Year-Round Leadership Auditions

In my high school band program, I informed all potential leaders that their audition begins on the first day of school. Which means auditioning for leadership is year-round. I learned this lesson the hard way when auditioning student leadership during my early band directing days. My high school band included drum majors, dance/guard captains, section leaders. Two weeks before the leadership audition, I held two weeks of leadership training. The leadership candidates were required to fill out an application that included things like:

  • Their current G.P.A.,
  • Recommendations from four teacher and two administrators,
  • A list of the ensembles they had performed in (including those outside of school), and
  • An essay that featured questions such as “Why do you want to become a section leader/drum major?”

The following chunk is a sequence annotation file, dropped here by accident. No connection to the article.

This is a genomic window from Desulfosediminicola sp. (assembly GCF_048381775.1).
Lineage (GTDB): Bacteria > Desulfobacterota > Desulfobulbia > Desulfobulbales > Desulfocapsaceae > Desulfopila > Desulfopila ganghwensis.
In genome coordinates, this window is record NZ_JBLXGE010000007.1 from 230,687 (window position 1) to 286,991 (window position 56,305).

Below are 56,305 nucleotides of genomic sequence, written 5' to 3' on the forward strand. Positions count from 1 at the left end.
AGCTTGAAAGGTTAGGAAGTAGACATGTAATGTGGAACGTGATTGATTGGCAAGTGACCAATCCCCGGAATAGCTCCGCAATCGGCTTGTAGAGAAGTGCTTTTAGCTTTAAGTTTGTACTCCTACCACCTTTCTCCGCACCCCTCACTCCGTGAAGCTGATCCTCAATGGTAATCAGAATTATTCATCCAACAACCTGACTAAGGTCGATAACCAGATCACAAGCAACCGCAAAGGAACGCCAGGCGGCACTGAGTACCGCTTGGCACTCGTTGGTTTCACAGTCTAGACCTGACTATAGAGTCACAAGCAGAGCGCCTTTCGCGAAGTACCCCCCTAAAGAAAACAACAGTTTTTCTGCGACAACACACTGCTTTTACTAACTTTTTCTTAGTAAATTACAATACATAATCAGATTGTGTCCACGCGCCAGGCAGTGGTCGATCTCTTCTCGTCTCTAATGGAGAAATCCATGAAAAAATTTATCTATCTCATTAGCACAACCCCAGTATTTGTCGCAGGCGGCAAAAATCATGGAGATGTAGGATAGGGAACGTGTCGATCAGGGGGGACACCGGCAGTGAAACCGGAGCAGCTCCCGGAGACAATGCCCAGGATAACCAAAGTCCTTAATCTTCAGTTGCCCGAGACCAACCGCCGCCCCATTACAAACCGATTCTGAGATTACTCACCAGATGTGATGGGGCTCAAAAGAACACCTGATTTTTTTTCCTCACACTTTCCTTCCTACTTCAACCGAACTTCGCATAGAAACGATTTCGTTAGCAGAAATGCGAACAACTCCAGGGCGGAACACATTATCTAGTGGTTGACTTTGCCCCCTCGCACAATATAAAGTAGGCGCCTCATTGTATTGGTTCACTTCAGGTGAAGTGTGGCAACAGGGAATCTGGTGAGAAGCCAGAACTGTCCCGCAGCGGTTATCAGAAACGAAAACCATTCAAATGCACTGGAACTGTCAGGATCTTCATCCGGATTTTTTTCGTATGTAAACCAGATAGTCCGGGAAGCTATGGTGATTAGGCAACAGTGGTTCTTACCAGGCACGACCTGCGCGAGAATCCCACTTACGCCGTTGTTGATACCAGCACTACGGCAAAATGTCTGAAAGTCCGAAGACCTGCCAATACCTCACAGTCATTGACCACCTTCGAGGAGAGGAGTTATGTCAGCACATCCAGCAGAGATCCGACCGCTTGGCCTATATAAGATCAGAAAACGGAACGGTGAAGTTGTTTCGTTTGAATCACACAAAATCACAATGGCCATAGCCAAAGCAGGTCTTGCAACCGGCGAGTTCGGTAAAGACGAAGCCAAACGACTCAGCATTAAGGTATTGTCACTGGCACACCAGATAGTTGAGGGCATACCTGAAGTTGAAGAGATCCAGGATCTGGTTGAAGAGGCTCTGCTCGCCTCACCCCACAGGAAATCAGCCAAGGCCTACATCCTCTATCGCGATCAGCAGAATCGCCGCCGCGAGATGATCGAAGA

Then the leadership went through an interview process with the band staff. After the two weeks, the leaders performed a playing/dance audition, and the drum majors demonstrated training learned during the training. At the audition, two outside expert observers along with the band staff were called to judge leadership candidates.

After this lengthy process I announced the new drum majors. Within an hour of my announcement, I heard a student shout; “Mr. Arnold, Johnny’s mother is waiting for you at your car in the parking lot!” Of course, Johnny was a candidate who was not selected that year. From all appearances, Johnny’s mother was about to have it out with me because her child did not make drum major. While she eventually left, she did email the principal stating that I was “the worst person on earth,” and the audition was unfair to her child.

Years later, I can look back at this story with amusement, but it was not funny at the time.

One of Johnny’s issues was he decided to start showing leadership skills two weeks before the audition, not during the year. The whole experience taught me the importance of making leadership selection a year-round audition process.